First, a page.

What do you think?

Comments (9):

  1. Michael

    November 9, 2007 at 5:28 pm

    Matthew,

    I understand why you might be concerned with the differing in translations. Some of the scribal differences depend on which manuscripts were used in the translation from the Greek to English.

    The King James translators, used the Textus Receptus, while most all others do not. The NIV is a thought for thought translation and not word for word, therefore it’s open to misinterpretation by the translator if they have missed the intent of the original thought. The Message is not a literal translation at all. It’s one man’s, Eugene Peterson (who is a mystic), opinion of the Bible. I’d stay away from any translation authored by one person.

    We could go through every version, but time and space won’t allow for that. Either way, none of the versions here change any vital Christian doctrine.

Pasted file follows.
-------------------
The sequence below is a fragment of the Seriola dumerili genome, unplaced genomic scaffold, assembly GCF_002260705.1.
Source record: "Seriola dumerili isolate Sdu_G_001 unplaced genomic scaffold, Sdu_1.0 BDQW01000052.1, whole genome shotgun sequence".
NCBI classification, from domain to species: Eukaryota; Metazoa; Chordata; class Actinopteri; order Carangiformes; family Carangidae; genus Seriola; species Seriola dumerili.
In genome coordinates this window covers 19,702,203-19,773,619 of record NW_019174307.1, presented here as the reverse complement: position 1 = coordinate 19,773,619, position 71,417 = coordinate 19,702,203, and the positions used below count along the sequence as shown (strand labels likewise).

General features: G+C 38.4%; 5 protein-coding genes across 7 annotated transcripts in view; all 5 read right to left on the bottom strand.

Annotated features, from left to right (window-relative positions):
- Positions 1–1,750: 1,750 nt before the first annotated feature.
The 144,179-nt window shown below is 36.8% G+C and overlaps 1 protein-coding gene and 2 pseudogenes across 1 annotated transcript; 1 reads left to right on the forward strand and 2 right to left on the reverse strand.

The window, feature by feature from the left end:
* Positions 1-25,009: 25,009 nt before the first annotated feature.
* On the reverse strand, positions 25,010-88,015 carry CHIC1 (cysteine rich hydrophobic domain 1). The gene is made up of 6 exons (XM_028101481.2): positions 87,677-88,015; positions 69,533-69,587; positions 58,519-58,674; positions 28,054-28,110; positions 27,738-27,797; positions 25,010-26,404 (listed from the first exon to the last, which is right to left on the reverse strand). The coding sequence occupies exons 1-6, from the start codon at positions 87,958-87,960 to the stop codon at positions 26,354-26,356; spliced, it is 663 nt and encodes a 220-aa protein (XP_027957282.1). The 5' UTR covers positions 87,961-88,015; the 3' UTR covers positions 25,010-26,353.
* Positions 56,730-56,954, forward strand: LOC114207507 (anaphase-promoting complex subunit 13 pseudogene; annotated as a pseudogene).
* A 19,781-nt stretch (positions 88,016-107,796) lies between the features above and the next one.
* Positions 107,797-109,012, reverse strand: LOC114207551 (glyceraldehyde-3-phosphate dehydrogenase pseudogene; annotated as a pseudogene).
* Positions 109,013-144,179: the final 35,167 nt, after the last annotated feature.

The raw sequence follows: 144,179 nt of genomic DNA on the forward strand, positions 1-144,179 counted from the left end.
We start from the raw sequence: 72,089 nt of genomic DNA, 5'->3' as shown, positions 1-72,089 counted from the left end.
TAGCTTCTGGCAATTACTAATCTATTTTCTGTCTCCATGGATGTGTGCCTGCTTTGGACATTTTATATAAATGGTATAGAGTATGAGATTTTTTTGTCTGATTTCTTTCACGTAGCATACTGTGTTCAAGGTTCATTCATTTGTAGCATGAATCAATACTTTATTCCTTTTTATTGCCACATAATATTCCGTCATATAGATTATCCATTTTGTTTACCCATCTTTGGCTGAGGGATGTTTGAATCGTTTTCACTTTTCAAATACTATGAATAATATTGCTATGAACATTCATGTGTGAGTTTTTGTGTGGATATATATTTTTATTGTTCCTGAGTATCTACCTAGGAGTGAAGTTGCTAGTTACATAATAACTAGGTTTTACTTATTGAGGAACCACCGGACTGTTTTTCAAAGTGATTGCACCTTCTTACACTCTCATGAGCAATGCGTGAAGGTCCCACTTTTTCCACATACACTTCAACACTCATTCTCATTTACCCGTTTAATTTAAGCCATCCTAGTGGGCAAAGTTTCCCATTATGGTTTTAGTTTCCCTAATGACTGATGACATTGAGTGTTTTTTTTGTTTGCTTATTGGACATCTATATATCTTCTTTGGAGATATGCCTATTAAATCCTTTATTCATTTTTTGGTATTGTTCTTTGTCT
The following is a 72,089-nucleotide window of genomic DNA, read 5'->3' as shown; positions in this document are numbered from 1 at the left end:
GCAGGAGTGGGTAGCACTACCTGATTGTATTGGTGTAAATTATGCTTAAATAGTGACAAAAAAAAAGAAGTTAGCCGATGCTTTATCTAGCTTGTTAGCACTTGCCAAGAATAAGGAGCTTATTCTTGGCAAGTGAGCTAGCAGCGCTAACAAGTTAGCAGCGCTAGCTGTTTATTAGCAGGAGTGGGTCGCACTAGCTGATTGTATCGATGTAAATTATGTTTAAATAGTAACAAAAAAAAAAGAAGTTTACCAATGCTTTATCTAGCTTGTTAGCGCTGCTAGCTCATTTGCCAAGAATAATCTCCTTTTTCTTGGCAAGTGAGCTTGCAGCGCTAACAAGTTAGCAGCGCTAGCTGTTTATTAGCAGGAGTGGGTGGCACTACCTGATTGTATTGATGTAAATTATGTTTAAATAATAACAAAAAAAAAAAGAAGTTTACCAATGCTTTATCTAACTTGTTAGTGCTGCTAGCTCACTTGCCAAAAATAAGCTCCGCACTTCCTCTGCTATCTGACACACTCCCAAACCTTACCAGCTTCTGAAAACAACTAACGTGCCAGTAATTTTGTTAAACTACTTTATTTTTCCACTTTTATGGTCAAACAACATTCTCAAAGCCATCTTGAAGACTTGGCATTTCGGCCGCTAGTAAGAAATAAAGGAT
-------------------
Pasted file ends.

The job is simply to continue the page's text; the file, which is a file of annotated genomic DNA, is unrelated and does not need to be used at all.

In truth, the kingdom of God has no boundaries, artificial or real. God is completely sovereign over the entire universe. Nothing is beyond His power and/or control. He is the “Master of the Universe”

    Sometimes I believe some in the visible church have failed in NOT believing in the literal interpretation of the Bible enough. While the Bible is not a science textbook, and is not meant to be, the science in the Bible is accurate. The geology, anthropology, geography…all of it is true and verifiable. Yet, many in the church don’t recognize that and accept the world’s version of science, while trying to hold to the moral issues in the Bible. However, if you don’t hold that the anthropology, geology, etc, in the Bible is true, how do you convince a godless culture that there are also moral absolutes?

    For that failure, I apologize to you.